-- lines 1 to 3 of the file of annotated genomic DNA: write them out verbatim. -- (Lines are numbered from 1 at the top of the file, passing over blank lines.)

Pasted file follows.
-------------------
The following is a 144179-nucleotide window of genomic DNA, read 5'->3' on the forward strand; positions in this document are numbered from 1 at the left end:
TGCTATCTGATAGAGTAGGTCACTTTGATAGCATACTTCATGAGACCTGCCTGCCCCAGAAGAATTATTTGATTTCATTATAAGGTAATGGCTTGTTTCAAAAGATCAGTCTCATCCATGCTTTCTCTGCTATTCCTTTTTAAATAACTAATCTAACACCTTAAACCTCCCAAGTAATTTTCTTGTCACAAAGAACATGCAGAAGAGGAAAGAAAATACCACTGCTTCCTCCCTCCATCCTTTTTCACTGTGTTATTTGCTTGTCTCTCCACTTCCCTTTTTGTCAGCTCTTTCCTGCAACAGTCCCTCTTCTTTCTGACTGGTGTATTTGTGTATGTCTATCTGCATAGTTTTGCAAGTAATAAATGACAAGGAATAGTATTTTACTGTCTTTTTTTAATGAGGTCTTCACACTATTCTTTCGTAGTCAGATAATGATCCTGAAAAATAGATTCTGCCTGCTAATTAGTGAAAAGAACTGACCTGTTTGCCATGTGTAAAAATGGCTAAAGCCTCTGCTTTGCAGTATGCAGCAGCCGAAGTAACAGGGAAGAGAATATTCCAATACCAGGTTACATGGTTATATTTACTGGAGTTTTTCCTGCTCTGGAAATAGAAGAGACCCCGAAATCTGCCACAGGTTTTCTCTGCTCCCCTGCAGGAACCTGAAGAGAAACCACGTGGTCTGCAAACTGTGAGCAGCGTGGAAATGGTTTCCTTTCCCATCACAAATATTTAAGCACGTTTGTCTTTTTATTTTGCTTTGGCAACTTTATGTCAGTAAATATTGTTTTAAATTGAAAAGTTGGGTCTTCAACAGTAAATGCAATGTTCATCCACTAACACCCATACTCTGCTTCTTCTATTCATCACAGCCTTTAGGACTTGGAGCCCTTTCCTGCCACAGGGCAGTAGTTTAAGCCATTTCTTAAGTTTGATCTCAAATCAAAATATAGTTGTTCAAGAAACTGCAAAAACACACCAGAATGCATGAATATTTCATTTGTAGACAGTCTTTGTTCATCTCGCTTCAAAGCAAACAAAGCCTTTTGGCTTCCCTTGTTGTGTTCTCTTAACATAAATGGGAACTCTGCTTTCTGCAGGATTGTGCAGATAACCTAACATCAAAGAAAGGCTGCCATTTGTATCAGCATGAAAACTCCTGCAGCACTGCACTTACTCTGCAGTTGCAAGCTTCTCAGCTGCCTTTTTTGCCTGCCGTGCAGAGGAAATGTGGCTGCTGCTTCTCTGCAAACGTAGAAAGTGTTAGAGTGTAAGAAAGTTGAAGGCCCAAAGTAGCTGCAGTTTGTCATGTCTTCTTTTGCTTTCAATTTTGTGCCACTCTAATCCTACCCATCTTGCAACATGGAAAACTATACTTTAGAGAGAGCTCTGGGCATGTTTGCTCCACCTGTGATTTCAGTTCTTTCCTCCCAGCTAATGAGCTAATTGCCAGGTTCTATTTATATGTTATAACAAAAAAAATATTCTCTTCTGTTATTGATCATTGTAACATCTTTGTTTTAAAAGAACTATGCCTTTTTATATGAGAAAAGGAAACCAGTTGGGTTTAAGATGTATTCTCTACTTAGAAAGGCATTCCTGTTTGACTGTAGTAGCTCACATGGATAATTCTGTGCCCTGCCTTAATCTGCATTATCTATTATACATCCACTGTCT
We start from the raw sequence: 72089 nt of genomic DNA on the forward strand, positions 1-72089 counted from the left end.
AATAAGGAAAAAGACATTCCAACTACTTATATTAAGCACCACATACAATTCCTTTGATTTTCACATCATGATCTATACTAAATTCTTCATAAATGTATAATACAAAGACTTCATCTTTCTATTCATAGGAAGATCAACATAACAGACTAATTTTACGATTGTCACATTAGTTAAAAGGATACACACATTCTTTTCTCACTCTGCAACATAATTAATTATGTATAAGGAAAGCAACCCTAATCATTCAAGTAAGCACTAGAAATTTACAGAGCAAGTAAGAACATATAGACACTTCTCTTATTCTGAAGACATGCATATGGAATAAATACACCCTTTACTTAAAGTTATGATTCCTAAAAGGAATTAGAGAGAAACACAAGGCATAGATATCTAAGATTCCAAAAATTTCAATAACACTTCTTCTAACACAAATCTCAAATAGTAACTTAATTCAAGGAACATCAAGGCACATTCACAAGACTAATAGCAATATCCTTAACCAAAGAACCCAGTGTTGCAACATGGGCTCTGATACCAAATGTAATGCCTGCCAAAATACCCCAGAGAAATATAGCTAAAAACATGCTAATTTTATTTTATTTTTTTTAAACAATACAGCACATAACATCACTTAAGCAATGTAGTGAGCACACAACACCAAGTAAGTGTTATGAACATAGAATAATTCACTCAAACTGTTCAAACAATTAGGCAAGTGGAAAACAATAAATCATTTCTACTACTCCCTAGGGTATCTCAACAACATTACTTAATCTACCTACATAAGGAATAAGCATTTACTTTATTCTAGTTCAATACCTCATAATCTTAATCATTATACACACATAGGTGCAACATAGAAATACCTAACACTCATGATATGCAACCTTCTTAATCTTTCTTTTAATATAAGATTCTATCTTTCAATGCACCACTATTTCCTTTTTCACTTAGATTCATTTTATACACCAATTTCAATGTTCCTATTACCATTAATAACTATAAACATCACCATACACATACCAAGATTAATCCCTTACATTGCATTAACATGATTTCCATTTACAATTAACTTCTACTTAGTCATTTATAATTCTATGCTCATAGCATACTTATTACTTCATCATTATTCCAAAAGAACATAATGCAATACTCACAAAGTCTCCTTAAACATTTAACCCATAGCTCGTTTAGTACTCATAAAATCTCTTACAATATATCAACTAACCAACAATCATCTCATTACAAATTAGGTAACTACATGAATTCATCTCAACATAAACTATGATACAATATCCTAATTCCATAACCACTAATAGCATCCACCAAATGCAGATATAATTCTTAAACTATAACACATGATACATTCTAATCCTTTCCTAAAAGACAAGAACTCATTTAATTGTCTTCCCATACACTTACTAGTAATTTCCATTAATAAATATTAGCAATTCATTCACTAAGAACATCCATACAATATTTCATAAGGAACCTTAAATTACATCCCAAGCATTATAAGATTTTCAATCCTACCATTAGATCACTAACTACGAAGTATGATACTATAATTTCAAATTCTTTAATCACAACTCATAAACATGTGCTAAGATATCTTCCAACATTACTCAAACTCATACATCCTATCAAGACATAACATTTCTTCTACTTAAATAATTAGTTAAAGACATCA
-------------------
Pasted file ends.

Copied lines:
The following is a 144179-nucleotide window of genomic DNA, read 5'->3' on the forward strand; positions in this document are numbered from 1 at the left end:
TGCTATCTGATAGAGTAGGTCACTTTGATAGCATACTTCATGAGACCTGCCTGCCCCAGAAGAATTATTTGATTTCATTATAAGGTAATGGCTTGTTTCAAAAGATCAGTCTCATCCATGCTTTCTCTGCTATTCCTTTTTAAATAACTAATCTAACACCTTAAACCTCCCAAGTAATTTTCTTGTCACAAAGAACATGCAGAAGAGGAAAGAAAATACCACTGCTTCCTCCCTCCATCCTTTTTCACTGTGTTATTTGCTTGTCTCTCCACTTCCCTTTTTGTCAGCTCTTTCCTGCAACAGTCCCTCTTCTTTCTGACTGGTGTATTTGTGTATGTCTATCTGCATAGTTTTGCAAGTAATAAATGACAAGGAATAGTATTTTACTGTCTTTTTTTAATGAGGTCTTCACACTATTCTTTCGTAGTCAGATAATGATCCTGAAAAATAGATTCTGCCTGCTAATTAGTGAAAAGAACTGACCTGTTTGCCATGTGTAAAAATGGCTAAAGCCTCTGCTTTGCAGTATGCAGCAGCCGAAGTAACAGGGAAGAGAATATTCCAATACCAGGTTACATGGTTATATTTACTGGAGTTTTTCCTGCTCTGGAAATAGAAGAGACCCCGAAATCTGCCACAGGTTTTCTCTGCTCCCCTGCAGGAACCTGAAGAGAAACCACGTGGTCTGCAAACTGTGAGCAGCGTGGAAATGGTTTCCTTTCCCATCACAAATATTTAAGCACGTTTGTCTTTTTATTTTGCTTTGGCAACTTTATGTCAGTAAATATTGTTTTAAATTGAAAAGTTGGGTCTTCAACAGTAAATGCAATGTTCATCCACTAACACCCATACTCTGCTTCTTCTATTCATCACAGCCTTTAGGACTTGGAGCCCTTTCCTGCCACAGGGCAGTAGTTTAAGCCATTTCTTAAGTTTGATCTCAAATCAAAATATAGTTGTTCAAGAAACTGCAAAAACACACCAGAATGCATGAATATTTCATTTGTAGACAGTCTTTGTTCATCTCGCTTCAAAGCAAACAAAGCCTTTTGGCTTCCCTTGTTGTGTTCTCTTAACATAAATGGGAACTCTGCTTTCTGCAGGATTGTGCAGATAACCTAACATCAAAGAAAGGCTGCCATTTGTATCAGCATGAAAACTCCTGCAGCACTGCACTTACTCTGCAGTTGCAAGCTTCTCAGCTGCCTTTTTTGCCTGCCGTGCAGAGGAAATGTGGCTGCTGCTTCTCTGCAAACGTAGAAAGTGTTAGAGTGTAAGAAAGTTGAAGGCCCAAAGTAGCTGCAGTTTGTCATGTCTTCTTTTGCTTTCAATTTTGTGCCACTCTAATCCTACCCATCTTGCAACATGGAAAACTATACTTTAGAGAGAGCTCTGGGCATGTTTGCTCCACCTGTGATTTCAGTTCTTTCCTCCCAGCTAATGAGCTAATTGCCAGGTTCTATTTATATGTTATAACAAAAAAAATATTCTCTTCTGTTATTGATCATTGTAACATCTTTGTTTTAAAAGAACTATGCCTTTTTATATGAGAAAAGGAAACCAGTTGGGTTTAAGATGTATTCTCTACTTAGAAAGGCATTCCTGTTTGACTGTAGTAGCTCACATGGATAATTCTGTGCCCTGCCTTAATCTGCATTATCTATTATACATCCACTGTCT
We start from the raw sequence: 72089 nt of genomic DNA on the forward strand, positions 1-72089 counted from the left end.